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J Exerc Sci Fit. 2019 Jan;17(1):20-25. doi: 10.1016/j.jesf.2018.10.001. Epub 2018 Nov 26.

Results from the Japan's 2018 report card on physical activity for children and youth.

Author information

1
Division of Integrated Sciences, J. F. Oberlin University, 3758 Tokiwamachi, Machida, Tokyo, 194-0294, Japan.
2
Dept of Nutrition and Metabolism, National Institute of Health and Nutrition, National Institutes of Biomedical Innovation, Health and Nutrition, 1-23-1 Toyama, Shinjuku-ku, 162-8636, Tokyo, Japan.
3
Dept of Preventive Medicine and Public Health, Tokyo Medical University, 6-1-1 Shinjuku, Shinjuku-ku, Tokyo, 160-8402, Japan.
4
Dept of Physical Activity Research, National Institute of Health and Nutrition, National Institutes of Biomedical Innovation, Health and Nutrition, 1-23-1 Toyama, Shinjuku-ku, 162-8636, Tokyo, Japan.
5
Department of Sports Science, Juntendo University 1-1 Hiraka-gakuendai, Inzai-city, Chiba, 270-1695, Japan.
6
Center for Community-Based Healthcare Research and Education (CoHRE), Shimane University, Shimane, Japan.
7
Physical Activity for Health Group, School of Psychological, Sciences and Health, University of Strathclyde, Graham Hills Building (Room 531) 50 George Street Glasgow, G1 1QE, UK.

Abstract

Background:

The momentum to promote physical activity (PA) by various government agencies such as the Japan Sports Agency established in 2015, academic organizations, and companies is increasing towards the Tokyo Olympic and Paralympic Games. The goal of the 2018 Japan Report Card on Physical Activity for Children and Youth is to assess and track levels of health behaviors related to PA in Japanese children and youth, facilitators and barriers for PA, and related health outcomes.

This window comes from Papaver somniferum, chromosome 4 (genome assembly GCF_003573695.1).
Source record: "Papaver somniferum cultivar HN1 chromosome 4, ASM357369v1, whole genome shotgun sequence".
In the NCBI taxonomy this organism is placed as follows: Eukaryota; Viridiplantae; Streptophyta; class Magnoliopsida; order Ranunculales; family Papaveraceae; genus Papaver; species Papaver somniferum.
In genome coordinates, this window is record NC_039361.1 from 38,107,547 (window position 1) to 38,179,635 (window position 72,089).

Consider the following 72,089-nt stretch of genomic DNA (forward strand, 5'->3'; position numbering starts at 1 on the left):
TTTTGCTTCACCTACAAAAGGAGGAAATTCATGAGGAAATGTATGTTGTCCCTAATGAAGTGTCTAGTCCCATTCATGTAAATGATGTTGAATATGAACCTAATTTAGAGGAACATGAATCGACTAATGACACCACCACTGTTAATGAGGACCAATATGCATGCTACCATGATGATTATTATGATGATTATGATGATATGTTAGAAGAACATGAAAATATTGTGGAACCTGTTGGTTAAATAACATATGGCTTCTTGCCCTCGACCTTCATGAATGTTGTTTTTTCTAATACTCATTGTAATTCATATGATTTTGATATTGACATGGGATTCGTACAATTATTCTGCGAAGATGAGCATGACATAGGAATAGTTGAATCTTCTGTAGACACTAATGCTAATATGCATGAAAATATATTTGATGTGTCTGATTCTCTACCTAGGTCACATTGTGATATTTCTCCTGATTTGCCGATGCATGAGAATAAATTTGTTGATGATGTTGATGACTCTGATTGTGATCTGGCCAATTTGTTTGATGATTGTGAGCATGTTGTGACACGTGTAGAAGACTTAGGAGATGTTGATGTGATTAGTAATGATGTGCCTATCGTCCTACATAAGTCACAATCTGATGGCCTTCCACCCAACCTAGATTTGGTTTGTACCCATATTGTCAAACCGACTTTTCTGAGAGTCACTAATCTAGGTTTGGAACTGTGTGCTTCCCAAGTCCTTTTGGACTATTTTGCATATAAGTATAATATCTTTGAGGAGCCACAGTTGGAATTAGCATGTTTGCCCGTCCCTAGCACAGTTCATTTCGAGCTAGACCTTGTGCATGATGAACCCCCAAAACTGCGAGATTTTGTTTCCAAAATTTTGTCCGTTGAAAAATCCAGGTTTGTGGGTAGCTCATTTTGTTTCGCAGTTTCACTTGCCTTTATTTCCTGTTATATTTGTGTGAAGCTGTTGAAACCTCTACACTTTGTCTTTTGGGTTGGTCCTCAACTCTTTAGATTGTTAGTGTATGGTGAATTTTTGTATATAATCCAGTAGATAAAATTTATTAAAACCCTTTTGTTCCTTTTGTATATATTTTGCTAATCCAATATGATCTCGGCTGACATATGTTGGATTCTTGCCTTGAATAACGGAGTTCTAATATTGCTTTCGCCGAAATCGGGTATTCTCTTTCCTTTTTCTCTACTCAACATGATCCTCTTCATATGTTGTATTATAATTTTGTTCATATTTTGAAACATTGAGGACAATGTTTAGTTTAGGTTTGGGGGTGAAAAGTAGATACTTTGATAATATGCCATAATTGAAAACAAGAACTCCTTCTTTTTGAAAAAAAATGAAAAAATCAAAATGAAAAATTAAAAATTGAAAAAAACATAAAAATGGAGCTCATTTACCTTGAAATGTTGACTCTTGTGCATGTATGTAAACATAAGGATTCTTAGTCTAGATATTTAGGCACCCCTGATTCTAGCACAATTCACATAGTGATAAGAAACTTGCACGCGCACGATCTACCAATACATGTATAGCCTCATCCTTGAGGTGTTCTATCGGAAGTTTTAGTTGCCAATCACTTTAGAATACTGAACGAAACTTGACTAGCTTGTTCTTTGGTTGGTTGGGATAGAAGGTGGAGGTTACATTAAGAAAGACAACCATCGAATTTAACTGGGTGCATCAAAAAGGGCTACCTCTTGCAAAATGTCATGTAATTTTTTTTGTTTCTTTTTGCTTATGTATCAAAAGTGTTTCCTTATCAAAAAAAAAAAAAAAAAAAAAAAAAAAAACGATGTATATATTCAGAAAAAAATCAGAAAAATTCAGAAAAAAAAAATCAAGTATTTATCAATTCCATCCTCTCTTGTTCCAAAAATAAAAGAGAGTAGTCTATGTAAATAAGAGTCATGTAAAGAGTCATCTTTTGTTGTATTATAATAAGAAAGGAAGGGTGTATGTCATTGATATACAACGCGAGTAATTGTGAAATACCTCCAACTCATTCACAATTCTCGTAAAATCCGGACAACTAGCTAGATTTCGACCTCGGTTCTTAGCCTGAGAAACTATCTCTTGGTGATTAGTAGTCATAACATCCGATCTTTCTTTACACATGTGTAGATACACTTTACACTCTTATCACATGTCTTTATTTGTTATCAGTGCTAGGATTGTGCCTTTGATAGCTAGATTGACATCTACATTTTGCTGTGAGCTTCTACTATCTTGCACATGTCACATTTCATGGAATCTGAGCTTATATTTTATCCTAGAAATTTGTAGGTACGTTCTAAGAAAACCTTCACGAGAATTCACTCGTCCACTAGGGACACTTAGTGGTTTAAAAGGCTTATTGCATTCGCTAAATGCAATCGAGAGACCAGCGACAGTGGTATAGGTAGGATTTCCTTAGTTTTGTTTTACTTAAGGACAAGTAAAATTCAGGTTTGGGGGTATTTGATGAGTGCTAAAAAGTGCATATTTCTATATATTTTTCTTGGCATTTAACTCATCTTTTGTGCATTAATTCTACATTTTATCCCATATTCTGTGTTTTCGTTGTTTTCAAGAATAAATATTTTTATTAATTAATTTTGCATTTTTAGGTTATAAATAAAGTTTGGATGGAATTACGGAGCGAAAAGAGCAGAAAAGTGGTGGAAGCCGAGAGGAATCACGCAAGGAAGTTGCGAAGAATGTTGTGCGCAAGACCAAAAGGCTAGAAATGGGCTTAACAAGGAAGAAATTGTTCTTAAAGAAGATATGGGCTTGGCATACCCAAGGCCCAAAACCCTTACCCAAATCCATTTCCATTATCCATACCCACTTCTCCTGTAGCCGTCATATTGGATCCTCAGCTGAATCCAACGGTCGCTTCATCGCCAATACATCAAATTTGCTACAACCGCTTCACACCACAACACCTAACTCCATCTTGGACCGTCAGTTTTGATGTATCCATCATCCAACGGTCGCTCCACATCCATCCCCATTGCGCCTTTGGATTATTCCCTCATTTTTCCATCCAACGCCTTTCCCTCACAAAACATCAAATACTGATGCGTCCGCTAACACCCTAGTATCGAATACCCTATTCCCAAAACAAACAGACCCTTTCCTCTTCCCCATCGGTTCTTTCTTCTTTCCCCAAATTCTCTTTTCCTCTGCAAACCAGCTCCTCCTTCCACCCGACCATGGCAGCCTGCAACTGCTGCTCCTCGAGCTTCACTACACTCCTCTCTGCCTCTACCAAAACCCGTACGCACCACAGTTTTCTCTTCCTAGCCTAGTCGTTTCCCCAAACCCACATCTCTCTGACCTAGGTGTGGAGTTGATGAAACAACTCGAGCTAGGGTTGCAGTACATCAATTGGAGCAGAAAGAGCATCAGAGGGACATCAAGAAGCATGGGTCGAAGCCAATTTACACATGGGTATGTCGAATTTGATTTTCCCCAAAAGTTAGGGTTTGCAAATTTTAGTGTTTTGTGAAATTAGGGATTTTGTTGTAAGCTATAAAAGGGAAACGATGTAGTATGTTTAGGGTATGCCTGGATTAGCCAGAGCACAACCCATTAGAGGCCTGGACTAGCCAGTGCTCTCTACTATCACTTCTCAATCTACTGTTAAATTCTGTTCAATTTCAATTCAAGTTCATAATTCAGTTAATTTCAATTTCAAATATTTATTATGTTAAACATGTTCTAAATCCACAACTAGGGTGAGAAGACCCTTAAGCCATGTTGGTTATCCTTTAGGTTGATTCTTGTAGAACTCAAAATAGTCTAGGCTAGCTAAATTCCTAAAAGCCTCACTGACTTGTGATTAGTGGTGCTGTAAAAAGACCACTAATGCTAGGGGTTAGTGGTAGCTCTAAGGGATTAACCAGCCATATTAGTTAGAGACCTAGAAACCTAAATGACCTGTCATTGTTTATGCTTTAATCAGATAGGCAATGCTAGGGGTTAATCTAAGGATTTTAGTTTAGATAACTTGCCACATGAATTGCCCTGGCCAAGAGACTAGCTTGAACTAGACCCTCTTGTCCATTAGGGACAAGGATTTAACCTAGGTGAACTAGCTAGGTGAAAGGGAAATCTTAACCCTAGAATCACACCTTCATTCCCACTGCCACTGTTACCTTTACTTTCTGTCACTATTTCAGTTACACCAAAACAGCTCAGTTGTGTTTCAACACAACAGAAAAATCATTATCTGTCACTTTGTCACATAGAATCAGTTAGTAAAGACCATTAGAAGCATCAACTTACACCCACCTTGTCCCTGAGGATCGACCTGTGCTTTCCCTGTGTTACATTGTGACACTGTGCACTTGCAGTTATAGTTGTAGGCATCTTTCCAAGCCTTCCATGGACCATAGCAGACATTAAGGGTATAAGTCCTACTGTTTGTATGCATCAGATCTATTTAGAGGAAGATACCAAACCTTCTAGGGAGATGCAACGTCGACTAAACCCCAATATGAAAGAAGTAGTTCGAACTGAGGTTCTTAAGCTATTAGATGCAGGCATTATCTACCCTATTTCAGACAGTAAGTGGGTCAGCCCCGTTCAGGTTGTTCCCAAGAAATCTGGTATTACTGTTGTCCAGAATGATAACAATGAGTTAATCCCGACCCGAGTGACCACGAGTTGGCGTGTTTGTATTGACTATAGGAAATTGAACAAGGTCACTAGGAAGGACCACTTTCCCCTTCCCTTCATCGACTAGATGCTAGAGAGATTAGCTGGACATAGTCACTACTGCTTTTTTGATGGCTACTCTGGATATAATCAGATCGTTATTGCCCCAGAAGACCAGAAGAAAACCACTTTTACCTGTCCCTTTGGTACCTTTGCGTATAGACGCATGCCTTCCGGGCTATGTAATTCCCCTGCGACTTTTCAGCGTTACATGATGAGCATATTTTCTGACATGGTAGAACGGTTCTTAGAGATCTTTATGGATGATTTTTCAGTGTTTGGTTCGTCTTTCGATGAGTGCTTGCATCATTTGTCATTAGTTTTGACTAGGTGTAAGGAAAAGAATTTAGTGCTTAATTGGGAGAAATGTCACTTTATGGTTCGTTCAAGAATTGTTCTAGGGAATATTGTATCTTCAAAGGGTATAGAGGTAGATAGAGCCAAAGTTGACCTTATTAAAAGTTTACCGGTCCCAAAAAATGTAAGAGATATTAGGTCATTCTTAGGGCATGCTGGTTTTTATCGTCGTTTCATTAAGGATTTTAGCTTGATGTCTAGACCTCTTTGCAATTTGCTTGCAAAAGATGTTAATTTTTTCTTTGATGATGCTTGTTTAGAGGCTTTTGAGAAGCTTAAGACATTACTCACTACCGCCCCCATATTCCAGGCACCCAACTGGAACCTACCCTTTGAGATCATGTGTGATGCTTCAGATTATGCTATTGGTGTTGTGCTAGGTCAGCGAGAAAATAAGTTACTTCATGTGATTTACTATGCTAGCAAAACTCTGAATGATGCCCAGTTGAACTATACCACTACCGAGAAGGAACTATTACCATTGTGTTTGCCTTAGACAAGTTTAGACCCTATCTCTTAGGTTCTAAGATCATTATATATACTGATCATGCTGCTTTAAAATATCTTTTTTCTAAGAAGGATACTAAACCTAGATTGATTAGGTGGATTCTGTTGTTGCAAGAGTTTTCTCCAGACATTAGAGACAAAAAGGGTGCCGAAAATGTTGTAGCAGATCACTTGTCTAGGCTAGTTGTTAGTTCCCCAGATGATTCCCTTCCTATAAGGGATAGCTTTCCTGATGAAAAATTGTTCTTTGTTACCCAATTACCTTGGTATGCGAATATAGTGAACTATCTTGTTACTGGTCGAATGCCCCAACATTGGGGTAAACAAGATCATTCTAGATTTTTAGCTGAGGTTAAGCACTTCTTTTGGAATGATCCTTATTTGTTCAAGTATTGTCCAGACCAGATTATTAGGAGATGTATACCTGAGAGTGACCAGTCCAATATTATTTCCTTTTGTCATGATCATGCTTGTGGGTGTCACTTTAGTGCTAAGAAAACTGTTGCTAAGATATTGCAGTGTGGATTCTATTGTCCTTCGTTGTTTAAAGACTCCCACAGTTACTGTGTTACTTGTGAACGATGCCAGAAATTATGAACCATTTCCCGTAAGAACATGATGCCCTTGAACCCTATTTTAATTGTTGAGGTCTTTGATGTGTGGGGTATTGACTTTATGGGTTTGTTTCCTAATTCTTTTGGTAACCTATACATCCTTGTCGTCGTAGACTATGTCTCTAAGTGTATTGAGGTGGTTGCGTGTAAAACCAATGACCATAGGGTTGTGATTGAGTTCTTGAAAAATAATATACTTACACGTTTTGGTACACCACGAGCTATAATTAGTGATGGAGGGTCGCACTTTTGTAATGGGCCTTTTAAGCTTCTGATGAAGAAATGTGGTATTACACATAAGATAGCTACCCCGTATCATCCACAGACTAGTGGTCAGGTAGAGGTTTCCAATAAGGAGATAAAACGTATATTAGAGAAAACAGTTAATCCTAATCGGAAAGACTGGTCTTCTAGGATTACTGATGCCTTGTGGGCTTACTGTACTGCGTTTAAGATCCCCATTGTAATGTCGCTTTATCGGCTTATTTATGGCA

Methods:

Nationally representative data were used to score the indicators.

Results:

The 2018 Japan Report Card on Physical Activity for Children and Youth consists of health behaviors and outcomes (7 indicators), and influences on health behaviors (4 indicators). The key four health behaviors and outcomes (Organized Sport Participation: B-; Active Transportation: A-; Physical fitness: A, Weight status: A) were favorable. Sedentary Behavior received C- grade, while 2 indicators (Overall Physical Activity, and Active Play) could not be graded. In the Influences domain, Family Influence and Community were graded as C-, while School (B+), Community and Environment (B-), and Government Strategies and Investments (B) were favorable.

Conclusions:

The 2018 Japan Report Card on Physical Activity for Children and Youth shows that Japanese children and youth have favorable levels of organized sport participation, active transportation to and from school, and physical fitness and weight status. Future nationally representative surveys on overall PA and active play are needed.

KEYWORDS:

Environment; HBSC, The WHO Health Behavior in School-aged Children; JSA, Japan Sports Agency; MEXT, the Ministry of Education, Culture, Sports, Science and Technology; PA, physical activity; PE, physical education; Physical fitness; Policy; RWG, research work group; Report Card, Report Card on Physical Activity for Children and Youth; Sedentary behavior; Sports

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